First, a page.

Managed care plans will be required to implement a whole-system, person-centered approach to care that includes assessments of each member’s health concerns and social needs with an emphasis on prevention and wellness, care management, and care transitions.

Enhanced Care Management
Enhanced Care Management is a person-centered approach for high-need Medi-Cal members. This type of management style requires in-person engagement with a commitment to meet the members where they live and access services.

Community Supports
Medi-Cal MCP partners will begin offering “community supports” such as housing supports and meals, which will help meet members’ health care needs and provide health-related services.

Behavioral Health Delivery System Transformation
DHCS will improve the state’s “behavioral health continuum of care” for Medi-Cal members and promote its integration with physical health care. CalAIM will streamline policies to improve access to behavioral health services, simplify how these services are funded, and support administrative integration of mental illness and substance use disorders treatment.

Services and Supports for Justice-Involved Adults and Youth
These CalAIM initiatives serve to address poor health outcomes, risk of illness, and accidental death among Medi-Cal members who are justice-involved. The goal is to assist these members as they transition out of the justice system and reenter communities.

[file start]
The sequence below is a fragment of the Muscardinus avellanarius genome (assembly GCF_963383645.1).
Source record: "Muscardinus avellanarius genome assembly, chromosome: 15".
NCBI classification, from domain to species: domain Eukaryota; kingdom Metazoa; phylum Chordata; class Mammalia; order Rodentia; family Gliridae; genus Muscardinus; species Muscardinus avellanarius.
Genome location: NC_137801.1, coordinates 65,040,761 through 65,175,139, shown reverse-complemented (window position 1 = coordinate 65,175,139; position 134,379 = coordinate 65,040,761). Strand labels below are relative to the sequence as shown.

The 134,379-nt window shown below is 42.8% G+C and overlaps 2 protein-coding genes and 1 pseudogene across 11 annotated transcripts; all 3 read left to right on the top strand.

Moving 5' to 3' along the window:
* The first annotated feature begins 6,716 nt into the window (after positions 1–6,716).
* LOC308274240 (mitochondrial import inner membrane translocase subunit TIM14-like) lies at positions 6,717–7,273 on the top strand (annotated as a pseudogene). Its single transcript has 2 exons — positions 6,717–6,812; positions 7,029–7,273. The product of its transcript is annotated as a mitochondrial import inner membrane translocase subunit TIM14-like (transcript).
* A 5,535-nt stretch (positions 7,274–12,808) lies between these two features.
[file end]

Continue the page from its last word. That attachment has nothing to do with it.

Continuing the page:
Transition to Statewide Dual Eligible Special Needs Plans and Managed Long- Term Services and Supports
CalAIM will implement a statewide expansion of a special kind of managed care plan that coordinates all Medicare and Medi-Cal benefits. The “dual eligible” plan is for members who are eligible for both programs. CalAIM will transition Medi-Cal to statewide managed long-term services and supports to simplify administrative efforts and to coordinate and integrate care.

Standard Enrollment and Consistent Managed Care Benefits
CalAIM will more heavily rely on managed care plans while standardizing benefits within the MCP system to ensure access to services and enhance the member experience.

Providing Access and Transforming Health (PATH)
CalAIM will increase the capacity of its partners, including community-based organizations (CBOs), public hospitals, county agencies, tribes, and others.

Delivery System Transformation
Through this program, CalAIM will consider other options for enhancing care. These include developing a long-term action plan for foster youth, pursuing a federal waiver for short-term residential treatment for members with a serious mental illness or serious emotional disturbance (SMI/ SED), and piloting full integration of physical health, behavioral health, and dental health into one managed care plan. Under the current system, Medi-Cal members are forced to navigate a number of complex delivery systems to address all their health care-related needs. For example, a member may receive physical health care and treatment for mild-to-moderate mental health conditions from MCPs while also receiving care for severe mental illness (SMI) and substance use disorders (SUD) from the county and dental care from a separate fee-for-service or managed care delivery system.4 Under the Full Integration Plan proposal, DHCS would test the effectiveness of the full integration of physical health, behavioral health, and oral health under one contracted managed care entity.

More About the New Requirements for Medi-Cal Managed Care Plans and Contracted Providers